teens who don’t want to drive

Some teens are excited and ready to drive in the United States, but the latest thing that many parents are lamenting is that their teen doesn’t want to drive or even attempt to get their license.  This phenomenon has even hit mainstream news sources, like in this article by National Geographic.  It is definitely a national trend that I don’t think has an end in sight.  We are seeing a true shift that I think will last generations and may even extend as car technology changes.

I have read many of the articles on this subject, observed many of my teen’s friends, and have come up with some ideas of why this trend may be…

  1.  Teens are working less. You might wonder what this has to do with driving, but hear me out.   If the emphasis is placed on academic success rather than school being something one does in addition to other things, then the teen may not have the time or motivation to get a job due to so much homework and extra classes.  If they don’t have a job, they may not have money to pay for gas or insurance, let alone to save up for a car.  The teens I know who are driving the most  have a job!
  2. Teens have more friends on-line and are dating less than previous generations.  There is less reason to go out of the house.  Teens are no longer going to the mall and hanging out – they can hang out and shop in their rooms.  They may not be running out of the house to go pick up their girlfriend.   The digital age has changed the landscape of adolescence forever.
  3. Many teens have anxiety ( I have read estimates that span anywhere from 10 to 25 percent of the teen population, depending upon what criteria is used), and the feeling that you could die or you could kill someone while driving a car makes driving a less than  tantalizing proporition to many teens.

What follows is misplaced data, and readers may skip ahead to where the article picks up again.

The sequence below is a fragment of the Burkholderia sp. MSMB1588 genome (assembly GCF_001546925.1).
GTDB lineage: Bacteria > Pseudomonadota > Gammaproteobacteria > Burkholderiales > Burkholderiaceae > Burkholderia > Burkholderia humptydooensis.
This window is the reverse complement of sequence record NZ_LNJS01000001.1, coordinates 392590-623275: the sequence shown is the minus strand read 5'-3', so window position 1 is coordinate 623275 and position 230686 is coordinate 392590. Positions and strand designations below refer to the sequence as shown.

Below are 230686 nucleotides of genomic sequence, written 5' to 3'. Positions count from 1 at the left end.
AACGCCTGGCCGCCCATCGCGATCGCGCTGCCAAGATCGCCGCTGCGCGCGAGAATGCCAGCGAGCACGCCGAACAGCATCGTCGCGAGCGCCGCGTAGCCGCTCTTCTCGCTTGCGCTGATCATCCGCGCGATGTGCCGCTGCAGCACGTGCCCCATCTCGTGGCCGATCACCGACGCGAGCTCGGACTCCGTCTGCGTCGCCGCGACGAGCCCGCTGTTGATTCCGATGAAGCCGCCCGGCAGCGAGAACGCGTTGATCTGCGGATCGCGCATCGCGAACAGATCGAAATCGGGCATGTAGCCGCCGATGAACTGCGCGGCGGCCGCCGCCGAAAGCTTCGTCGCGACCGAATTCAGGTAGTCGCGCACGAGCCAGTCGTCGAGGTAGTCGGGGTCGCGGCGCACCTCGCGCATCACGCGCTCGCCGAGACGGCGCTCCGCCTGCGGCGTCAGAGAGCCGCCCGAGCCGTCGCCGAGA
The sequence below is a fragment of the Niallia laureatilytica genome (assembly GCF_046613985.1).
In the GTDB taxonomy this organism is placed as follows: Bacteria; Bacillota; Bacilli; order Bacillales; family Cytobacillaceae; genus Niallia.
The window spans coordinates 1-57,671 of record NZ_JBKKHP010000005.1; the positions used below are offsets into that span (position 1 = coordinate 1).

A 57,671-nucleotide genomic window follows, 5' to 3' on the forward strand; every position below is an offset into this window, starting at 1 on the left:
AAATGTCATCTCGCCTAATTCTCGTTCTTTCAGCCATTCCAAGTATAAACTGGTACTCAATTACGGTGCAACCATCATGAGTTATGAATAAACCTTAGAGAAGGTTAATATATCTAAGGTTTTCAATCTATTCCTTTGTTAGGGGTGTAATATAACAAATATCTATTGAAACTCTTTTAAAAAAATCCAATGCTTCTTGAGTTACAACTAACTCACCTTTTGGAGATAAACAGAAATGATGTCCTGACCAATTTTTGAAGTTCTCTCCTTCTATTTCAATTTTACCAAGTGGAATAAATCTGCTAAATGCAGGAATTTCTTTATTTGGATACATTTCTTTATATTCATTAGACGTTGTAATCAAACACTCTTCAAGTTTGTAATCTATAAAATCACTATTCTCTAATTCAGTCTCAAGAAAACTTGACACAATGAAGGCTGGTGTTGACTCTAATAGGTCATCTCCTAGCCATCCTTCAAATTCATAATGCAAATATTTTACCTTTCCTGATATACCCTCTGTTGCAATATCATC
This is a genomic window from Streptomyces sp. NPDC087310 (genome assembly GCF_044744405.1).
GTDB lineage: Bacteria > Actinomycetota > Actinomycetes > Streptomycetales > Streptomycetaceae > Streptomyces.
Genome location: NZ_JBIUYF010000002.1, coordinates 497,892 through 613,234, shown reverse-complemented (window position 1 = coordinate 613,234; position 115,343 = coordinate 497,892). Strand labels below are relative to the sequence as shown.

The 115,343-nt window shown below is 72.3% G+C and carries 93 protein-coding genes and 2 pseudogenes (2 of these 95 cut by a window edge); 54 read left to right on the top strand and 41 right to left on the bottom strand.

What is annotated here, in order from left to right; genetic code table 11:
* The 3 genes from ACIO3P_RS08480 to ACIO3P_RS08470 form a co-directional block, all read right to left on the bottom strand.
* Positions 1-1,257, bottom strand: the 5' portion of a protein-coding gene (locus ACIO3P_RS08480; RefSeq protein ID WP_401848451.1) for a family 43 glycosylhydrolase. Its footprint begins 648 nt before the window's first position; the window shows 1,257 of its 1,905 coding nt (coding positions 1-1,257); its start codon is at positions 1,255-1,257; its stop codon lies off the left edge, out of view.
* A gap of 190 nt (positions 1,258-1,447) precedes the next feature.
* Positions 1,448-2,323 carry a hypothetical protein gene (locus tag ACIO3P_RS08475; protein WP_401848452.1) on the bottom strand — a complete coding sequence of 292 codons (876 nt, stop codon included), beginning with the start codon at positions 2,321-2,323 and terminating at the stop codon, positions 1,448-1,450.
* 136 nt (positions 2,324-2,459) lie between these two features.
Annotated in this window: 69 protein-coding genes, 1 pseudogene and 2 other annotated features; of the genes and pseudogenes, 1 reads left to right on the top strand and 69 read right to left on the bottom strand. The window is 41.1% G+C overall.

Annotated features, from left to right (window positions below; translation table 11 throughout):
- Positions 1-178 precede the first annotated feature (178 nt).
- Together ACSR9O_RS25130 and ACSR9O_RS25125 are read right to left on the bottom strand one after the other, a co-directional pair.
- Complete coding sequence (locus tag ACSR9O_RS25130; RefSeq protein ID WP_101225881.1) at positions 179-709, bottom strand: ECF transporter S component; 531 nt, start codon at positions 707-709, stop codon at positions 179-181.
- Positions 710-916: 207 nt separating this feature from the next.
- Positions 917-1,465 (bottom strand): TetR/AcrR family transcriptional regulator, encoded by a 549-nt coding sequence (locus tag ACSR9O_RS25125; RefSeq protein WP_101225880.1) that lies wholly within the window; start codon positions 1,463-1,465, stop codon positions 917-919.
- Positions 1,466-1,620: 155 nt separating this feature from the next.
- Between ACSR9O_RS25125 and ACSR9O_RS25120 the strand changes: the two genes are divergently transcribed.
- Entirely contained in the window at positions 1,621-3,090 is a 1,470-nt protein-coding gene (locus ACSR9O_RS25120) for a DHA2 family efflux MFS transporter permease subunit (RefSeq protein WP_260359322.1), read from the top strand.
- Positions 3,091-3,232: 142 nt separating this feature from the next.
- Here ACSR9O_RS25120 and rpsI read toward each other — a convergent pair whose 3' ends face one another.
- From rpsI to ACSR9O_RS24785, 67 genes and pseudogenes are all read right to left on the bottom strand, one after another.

4. There are alternatives – rides with friends, Uber, public transportation, walking, and yes….parents often started  driving their children to activities at earlier ages, and are continuing, so why give that up?

Here are a few of my suggestions in dealing with reluctant teens –

I think the philosophy is always that the parents will do things for their children until the child can take it over for themselves.  In general, this age might be determined just by readiness cues and  seeing how responsibile the child  is in doing what needs to be done under supervision and then independently.  In the case of driving, the ability to drive is dictated by state laws, by learning new skills under supervision,by testing,  and yes, I think by having incentive.  So if your teen is reluctant to drive, perhaps have a conversation about expectations and what is holding your teen back.  Are your expectations clear to yourself and to them?

If you want your teen to learn to drive, and they are already feeling overwhelmed with schoolwork and activities, you may need to clear some space so they have the time to learn to drive.  It isn’t like cramming for an academic test.  It requires time, space, practice.

They may not want to learn to drive with you.  Or they may not want to learn with all their siblings in the car.  Some will learn better with Driver’s Education, some will learn better with a trusted relative or neighbor.

Figure out the expectation for how to pay for gas, insurance, a car.  These things can really hold teens back. If they have no car to drive or no way to pay for gas or insurance because they don’t have a job, what is the incentive for obtaining a license to drive?

Address anxiety. Sometimes having a timeline, a driving instructor, etc can help an anxious teen break things down into steps that seem doable.  The idea of testing may also provoke anxiety.   And as much as I hate to say it, I know people who never were comfortable driving and nearly always lived in areas where there was good public transportation available.  It may be hard to think this way if you live in an area where good public transportation doesn’t exist, but that may be where your teen ends up as an adult.

Lower your expectations.  Most of the new drivers I know are driving surface streets to school and back (probably a 5 miles radius) or to a job that is also within a five mile radius.  Not every new driver is ready to drive all over the city.  Think about where your teen would be okay driving when they do get their licenses.  This is particularly important for homeschooling families, who many times do have classes or activities that are far away.  If you goal is for that teen to drive to those far away things, your teen may or may not be comfortable with that as a new driver.

Would love to hear your thoughts,
Carrie